The new show has ignited a fued between fans of the "wholesomeness" of the old show (who were invariably highly conservative "Red State-ers") and the gritty reality of the new show (whose fans tend to be more Liberal/Blue state people) that has been nearly as hard fought and vicious as the actions on the screen.
This show is practially the CNN we wish we had when it comes to 9-11, abu Ghraib, the election scandals of Florida, Ohio and even the issue of abortion.
With the New Series, Producer Ron Moore "reimagined" everything. Starbuck the brash macho womanizing fighter pilot - was now a woman. The warm loving father-son relationship between Capt Apollo (Lee Adama, played by Jaime Bamber) and his father Commander Adama (Edward James Olmos) was a broken mishapen thing of angst, recrimination and regret. The enemy, the vicious robotic Cylons, formerly Alien and impossible to understand or sympathise, had suddenly grown human skin, flesh, blood and bone. They were now an invisible unseeable enemy with overtly religious motivations for horrific acts of mass murder and cruelty to women with thier horrorific experiments to mate and breed with "natural" humans.
In response to surviving the nuclear holocast that devastated their worlds in the initial Cylon attack, the remaining humans have fought as bitterly amongst themselves as they have with the Cylons - resorting to assasination, torture, rape, terrorism and election fraud.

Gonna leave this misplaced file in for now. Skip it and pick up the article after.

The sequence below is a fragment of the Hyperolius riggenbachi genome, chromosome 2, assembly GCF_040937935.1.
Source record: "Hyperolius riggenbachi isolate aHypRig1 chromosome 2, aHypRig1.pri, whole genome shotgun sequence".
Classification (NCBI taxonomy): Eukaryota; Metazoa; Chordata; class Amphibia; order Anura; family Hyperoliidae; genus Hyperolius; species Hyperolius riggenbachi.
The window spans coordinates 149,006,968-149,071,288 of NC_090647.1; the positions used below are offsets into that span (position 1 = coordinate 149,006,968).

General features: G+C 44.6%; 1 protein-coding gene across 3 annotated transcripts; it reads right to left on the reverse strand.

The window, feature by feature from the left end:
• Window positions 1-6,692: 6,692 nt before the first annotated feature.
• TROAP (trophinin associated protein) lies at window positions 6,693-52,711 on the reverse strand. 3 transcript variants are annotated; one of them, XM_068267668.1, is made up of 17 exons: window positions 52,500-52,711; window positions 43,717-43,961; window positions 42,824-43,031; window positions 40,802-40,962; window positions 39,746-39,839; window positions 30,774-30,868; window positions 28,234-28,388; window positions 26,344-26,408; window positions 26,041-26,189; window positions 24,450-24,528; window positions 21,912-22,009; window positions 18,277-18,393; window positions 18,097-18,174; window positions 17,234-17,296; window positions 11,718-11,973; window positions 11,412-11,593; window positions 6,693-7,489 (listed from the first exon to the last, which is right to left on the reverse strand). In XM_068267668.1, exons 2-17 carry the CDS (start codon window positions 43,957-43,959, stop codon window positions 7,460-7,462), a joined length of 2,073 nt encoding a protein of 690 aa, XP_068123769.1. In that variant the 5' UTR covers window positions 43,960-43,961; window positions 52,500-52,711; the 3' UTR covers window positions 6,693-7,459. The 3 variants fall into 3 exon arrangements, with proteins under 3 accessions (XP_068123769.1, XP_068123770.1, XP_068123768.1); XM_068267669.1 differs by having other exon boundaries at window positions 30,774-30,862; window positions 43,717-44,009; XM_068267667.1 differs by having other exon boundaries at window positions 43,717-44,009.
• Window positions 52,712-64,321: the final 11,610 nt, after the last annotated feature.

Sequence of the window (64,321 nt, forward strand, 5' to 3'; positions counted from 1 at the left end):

Last night was the Season Two Finale and I have to say it was the balls-iest moves I've seen a TV show make since TNT's Witchblade completely rewound their entire first season back to ground zero. But I must point out that prior to viewing the episode, I received a heads-up that the last 20 minutes would 'blow us away' from one of the series associate producers Paul Leonard, and editor Andy Seklir (who were both attending a student film festival for Leonard's alma mater - USC).
According to Leonard they almost didn't air that last 20 minutes fearing that it was taking a bridge too far... but air it they did and I for one am very glad.
After President Laura Roslyn (Mary McDonnell) rigs the election, but is caught (oh, if only!) - the traitorous Dr. Baltar rises to the Presidency. His moment of glory is short-lived however as nearly simultaneous to his taking the oath of office - a terrorist (Tricia Helfer) sets off a nuclear bomb in the center of the fleet. A terrorist who happens to be a Cylon copy of a woman Baltar loved before the attack, a love that prompted him to free this verseion from imprisoment after seeing the horrendous torture she had suffered. A action which allowed her to assasinate her tormentor, Admiral Kane (Michelle Forbes). The irony of a woman killing another woman because one had been repeatedly and forcibly raped by men under the others orders, was quite thick - not to mention the point that unrestrained torture of a enemy directly led to a Nuclear Suicide Bombing!
Then with Baltar as President and the loss of several ships still hanging in the air the entire series takes off the gloves and skips ahead an entire year after the Colonials have settled on a new habital world deep in a sensor scrambling nebula. Many of the key members of the military have become civilians including the saucy Colonel Ty. Old friends Starbuck and Apollo have become estranged over Starbuck's husband Anders whose now suffering from pneumonia during a meds shortage. Others have grown together and begun families such as former Chief Tyrol and his very pregnant wife Callie. Baltar has become a letchorous, drunken tyrant on the verge of rounding up and detaining outspoken labor union leaders, including Tyrol, who themselves are on the verge of ordering a strike over poor conditions. Things are falling apart.